Secretary of State Rokita's Memorial Day Address in Highland
Contact: Cam Savage
Todd Rokita - Highway of Flags Ceremony
Memorial Day, May 26, 2003
Thank you and good morning.
I want to especially thank Kim Ford and President Hershel Talkington and the entire Highland Council of Community Events for all the work they put into today.
Today is a day of remembrance. Remembrance for the sons and daughters, mothers and fathers, brothers and sisters, grandparents and grandchildren of Indiana who have served our country in battle and given what President Abraham Lincoln, on the field at Gettysburg, called the "last full measure of devotion."
For hundreds of years, the men and women of Indiana have answered their country's call to duty and have taken up arms in the defense of liberty at home and around the globe.
From our Revolution for Independence to that field at Gettysburg, in Europe and the Pacific, in Korea and Vietnam to our most recent conflicts in Afghanistan and Iraq, Northwest Indiana's sons and daughters have always served our country with dignity and honor.
But the long history of military service so revered in Indiana makes the loss of our friends, our family members, or our neighbors in combat no easier to bear.
In our country's most recent conflict, we saw an evil dictator defeated, a nation liberated and the world made safer for future Americans. In just three weeks time, the United States military, with awesome force and the help of a few freedom-loving allies, moved hundreds of miles through the Iraqi desert, toppling the regime of a brutal dictator and bringing freedom to a people who had never known it.
But there is a cost for freedom and democracy - a cost, we as Americans, have always been willing to pay. A plaque at the Korean War Memorial in Washington D.C reminds us simply that "Freedom is not free." And the price of freedom in Iraq has been deeply felt at our home here in Northwest Indiana.
Corporal Greg Sanders joined the Army immediately after graduating from Hobart High School, where he was captain of the cross country team. He was only 19 years old when a sniper took his life 70 miles south of Bagdad. As an ammunition loader in an Abrams tank, assigned to a platoon with the 3rd Infantry Division, Corporal Sanders was one of the first Americans into battle in Iraq. Shortly before his death, Corporal Sanders wrote a letter to his mother in which he said morale was high and that he supported the decision to use military force against the forces of Saddam Hussein. Speaking of Greg, his mother said, "He was proud to call the President his boss."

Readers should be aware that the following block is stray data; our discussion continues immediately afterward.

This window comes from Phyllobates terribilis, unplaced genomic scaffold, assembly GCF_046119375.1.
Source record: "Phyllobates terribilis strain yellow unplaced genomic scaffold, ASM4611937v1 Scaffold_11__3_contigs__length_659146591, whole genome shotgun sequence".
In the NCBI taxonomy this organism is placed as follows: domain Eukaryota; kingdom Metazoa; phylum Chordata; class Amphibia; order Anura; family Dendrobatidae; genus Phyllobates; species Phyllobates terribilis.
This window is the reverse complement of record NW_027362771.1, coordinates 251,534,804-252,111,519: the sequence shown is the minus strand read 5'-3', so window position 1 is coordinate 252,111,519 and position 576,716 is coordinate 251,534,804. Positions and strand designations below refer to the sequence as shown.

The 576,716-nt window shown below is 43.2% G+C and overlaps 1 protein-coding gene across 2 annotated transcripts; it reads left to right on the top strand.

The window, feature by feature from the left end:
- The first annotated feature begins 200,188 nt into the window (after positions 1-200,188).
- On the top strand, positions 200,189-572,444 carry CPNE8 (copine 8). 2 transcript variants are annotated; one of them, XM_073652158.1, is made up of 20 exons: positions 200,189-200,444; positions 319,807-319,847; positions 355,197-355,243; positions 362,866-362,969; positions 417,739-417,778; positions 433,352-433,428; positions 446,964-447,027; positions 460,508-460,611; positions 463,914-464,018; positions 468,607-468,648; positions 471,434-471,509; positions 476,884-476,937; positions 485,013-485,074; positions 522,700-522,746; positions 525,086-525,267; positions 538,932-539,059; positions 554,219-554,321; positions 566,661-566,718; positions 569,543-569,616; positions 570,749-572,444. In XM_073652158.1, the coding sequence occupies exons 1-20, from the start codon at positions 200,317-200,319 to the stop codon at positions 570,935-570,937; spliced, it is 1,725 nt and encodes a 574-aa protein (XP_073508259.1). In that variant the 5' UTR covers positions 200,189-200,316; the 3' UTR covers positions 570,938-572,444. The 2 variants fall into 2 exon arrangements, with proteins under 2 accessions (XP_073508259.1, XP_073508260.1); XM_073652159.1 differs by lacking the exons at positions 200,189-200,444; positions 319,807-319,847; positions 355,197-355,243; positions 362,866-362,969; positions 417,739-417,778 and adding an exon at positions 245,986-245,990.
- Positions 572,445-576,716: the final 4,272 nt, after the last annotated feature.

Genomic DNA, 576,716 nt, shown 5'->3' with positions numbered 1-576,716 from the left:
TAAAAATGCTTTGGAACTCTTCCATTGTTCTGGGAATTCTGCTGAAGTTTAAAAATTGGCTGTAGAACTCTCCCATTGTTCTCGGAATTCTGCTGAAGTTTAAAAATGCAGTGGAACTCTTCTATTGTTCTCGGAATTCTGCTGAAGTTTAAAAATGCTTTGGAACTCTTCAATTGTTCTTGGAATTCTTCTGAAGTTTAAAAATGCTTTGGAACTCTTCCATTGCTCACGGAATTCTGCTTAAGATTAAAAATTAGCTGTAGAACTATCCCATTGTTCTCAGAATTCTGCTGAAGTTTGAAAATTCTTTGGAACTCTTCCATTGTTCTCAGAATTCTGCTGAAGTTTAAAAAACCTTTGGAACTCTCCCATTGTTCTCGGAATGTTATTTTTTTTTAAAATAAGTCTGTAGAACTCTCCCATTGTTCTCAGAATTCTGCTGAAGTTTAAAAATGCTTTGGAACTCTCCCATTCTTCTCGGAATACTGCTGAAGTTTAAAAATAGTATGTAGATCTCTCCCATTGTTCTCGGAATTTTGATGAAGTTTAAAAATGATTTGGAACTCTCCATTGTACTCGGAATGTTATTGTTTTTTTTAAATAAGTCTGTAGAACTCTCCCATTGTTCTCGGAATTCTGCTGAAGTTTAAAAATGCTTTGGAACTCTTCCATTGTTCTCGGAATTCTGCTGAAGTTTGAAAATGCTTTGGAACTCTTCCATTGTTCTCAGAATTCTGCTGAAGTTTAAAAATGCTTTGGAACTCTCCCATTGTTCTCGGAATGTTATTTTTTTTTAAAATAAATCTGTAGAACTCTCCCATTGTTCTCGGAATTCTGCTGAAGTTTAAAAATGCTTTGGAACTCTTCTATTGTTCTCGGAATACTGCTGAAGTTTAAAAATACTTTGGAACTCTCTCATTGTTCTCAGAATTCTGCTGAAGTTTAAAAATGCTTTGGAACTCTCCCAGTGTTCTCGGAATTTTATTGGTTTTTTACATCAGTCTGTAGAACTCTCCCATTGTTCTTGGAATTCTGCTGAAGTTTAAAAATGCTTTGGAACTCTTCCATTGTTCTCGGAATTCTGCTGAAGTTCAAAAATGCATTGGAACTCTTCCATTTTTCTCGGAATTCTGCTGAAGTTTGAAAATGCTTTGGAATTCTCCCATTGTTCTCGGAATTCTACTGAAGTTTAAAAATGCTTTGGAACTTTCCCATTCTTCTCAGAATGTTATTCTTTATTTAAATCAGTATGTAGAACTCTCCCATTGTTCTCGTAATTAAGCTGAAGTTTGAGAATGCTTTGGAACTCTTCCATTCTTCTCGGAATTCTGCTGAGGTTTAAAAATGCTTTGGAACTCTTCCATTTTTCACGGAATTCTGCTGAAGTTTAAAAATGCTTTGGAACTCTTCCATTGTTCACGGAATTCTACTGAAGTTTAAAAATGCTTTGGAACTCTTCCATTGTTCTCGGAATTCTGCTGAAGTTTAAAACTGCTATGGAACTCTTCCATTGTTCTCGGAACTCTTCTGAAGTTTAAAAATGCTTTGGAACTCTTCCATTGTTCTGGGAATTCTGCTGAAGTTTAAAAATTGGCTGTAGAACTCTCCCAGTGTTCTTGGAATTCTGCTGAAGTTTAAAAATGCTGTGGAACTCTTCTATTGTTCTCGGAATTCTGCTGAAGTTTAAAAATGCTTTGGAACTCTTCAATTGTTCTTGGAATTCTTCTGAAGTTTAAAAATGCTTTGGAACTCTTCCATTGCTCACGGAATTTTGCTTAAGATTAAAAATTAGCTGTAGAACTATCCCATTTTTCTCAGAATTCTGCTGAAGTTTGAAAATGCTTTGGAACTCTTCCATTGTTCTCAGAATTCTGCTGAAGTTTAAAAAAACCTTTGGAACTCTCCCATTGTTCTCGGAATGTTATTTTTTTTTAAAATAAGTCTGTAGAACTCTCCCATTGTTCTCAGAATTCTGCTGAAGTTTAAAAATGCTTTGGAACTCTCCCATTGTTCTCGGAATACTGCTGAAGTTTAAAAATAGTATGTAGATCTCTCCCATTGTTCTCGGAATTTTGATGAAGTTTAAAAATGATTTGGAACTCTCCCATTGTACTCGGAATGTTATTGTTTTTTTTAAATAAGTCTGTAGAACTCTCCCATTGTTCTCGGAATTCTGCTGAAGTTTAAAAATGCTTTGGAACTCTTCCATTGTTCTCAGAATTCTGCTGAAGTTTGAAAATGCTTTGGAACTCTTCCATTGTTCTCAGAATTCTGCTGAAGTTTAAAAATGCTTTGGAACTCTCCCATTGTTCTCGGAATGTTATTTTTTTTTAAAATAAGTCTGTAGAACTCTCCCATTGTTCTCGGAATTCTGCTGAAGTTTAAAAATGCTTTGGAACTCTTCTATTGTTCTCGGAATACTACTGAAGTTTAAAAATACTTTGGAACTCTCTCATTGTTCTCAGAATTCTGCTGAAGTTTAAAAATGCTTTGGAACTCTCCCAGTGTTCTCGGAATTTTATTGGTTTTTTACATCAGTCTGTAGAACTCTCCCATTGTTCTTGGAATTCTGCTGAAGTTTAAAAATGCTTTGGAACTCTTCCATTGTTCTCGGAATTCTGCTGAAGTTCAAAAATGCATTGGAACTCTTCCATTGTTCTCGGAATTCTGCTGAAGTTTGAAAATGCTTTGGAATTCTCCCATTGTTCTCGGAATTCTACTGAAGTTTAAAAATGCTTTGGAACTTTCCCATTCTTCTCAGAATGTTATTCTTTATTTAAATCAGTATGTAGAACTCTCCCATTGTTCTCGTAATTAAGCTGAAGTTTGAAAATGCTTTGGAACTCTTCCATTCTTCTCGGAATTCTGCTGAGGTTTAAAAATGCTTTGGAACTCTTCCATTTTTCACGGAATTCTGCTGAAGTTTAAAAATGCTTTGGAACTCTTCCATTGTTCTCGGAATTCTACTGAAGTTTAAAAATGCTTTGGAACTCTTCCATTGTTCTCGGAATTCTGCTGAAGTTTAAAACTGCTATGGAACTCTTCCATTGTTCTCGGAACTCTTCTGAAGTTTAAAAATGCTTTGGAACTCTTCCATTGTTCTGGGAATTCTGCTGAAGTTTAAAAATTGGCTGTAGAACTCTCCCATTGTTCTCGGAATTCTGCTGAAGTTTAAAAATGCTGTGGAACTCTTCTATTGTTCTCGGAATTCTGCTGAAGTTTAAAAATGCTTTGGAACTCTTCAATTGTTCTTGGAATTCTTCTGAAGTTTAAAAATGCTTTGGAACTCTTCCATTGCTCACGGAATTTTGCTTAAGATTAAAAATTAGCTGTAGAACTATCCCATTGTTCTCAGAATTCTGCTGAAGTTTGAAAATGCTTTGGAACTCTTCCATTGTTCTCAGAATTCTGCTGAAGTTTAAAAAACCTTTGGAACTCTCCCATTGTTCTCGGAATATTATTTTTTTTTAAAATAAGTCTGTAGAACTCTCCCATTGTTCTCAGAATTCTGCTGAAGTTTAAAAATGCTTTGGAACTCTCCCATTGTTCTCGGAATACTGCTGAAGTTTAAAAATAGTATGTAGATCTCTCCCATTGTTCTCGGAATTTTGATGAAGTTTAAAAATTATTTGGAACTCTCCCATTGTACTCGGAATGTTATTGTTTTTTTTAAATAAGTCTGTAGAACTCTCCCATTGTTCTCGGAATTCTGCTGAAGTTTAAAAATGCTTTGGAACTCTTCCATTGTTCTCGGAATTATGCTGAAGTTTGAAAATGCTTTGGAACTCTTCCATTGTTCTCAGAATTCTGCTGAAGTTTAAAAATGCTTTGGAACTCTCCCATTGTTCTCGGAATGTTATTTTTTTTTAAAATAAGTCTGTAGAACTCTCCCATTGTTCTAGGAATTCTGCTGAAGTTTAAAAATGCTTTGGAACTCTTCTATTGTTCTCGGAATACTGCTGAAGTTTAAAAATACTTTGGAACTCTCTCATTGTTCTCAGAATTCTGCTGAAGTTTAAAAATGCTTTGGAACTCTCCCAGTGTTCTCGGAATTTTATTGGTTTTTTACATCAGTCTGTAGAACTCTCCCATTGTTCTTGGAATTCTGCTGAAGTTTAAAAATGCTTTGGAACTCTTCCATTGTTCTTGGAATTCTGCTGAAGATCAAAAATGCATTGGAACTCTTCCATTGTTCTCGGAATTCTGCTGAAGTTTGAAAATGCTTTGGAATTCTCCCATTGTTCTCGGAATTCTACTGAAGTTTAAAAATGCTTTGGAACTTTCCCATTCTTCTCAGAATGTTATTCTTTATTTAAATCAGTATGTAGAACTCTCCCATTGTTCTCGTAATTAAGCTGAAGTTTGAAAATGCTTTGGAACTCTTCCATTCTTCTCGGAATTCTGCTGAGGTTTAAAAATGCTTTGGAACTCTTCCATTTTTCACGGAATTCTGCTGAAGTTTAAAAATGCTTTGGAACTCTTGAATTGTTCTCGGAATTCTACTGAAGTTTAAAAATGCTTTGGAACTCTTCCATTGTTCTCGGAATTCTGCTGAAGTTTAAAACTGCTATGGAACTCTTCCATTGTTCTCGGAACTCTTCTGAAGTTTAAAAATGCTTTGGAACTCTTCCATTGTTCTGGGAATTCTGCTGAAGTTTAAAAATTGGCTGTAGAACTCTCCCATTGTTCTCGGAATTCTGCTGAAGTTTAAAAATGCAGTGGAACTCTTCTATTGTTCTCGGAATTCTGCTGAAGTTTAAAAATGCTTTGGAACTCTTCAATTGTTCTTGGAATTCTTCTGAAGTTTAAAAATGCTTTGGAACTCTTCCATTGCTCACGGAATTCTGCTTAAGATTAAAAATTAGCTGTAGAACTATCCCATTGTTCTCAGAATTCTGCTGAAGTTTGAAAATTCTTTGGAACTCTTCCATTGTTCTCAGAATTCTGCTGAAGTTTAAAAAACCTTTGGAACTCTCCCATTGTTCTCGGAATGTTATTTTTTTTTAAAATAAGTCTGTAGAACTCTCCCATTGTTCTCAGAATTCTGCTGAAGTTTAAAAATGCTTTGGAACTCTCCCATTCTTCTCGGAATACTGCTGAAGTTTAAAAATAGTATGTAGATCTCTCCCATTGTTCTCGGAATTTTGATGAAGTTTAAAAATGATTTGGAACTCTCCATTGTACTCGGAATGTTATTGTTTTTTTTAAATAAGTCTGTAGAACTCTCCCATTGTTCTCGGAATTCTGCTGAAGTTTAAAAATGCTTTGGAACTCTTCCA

Like Corporal Sanders, Marine Sgt. Duane Rios was a devoted husband, and he too grew up right here in Griffith. Sgt. Rios lost his life in a battle on the outskirts of Bagdad just four days before that now famous statue of Saddam Hussein would fall and with it, the Hussein regime in Bagdad. Army Specialist Roy Buckley was more than just a soldier - he was an humanitarian. He gave, I'm told, his last $20 to a suffering Iraqi man he met on the street. Buckley, a Merrillville High School grad, drove fuel trucks for the Army. When he lost his life, he was distributing food and water to the starving people of Iraq.
Sanders, Rios, Buckley. They are heroes, along with their hundreds of thousands of comrades in arms who have volunteered to defend America and the principles we stand for. Sanders, Rios and Buckley were our friends, our neighbors and our relatives.
Today we honor Corporal Sanders, Sgt. Rios and Specialist Buckley and the thousands of American soldiers who kissed their families goodbye and left their homes to go half-way across the globe, in whatever conflict or action, to make the world a safer place for their children and their children's children.
Our thoughts and prayers today are also with the families of all of our soldiers, past and present. As the poem on today's program so eloquently describes - in the face of military conflict, suffering and sacrifice are not limited to foreign battlefields. The families of our military women and men deserve our gratitude for the hardships that they also endure and for the courage that they display here at home.
Indeed, freedom is not free. There is a cost and we as leaders in the community must never let others forget that it's a cost that must be paid from time to time.
America is a special place, and an example to the world. And I say today that nothing signifies that more than our men and women in uniform. Volunteers all, they take an oath to defend our nation and our beloved Constitution and they freely sacrifice their lives in the defense of liberty and the United States of America.
Let us today agree amongst ourselves to never forget the cost of freedom. Let us never forget Corporal Sanders, Sgt. Rios and Specialist Buckley, three men from our proud home of Northwest Indiana, husbands, fathers, friends, who answered their country's call and to whom we as a nation are eternally grateful.
Let us not forget the sacrifices made by these men and the sacrifices made by all Americans from our revolution to today. It says something about a country, that men and women are willing to give their lives in its defense and in the defense of its principles. It is, I think, a sign of greatness, and America is great because of men like Corporal Sanders, Sgt. Rios and Specialist Buckley who loved their country so much that they were willing to give the "last full measure of devotion."
May God bless you and may God bless Indiana and the United States of America.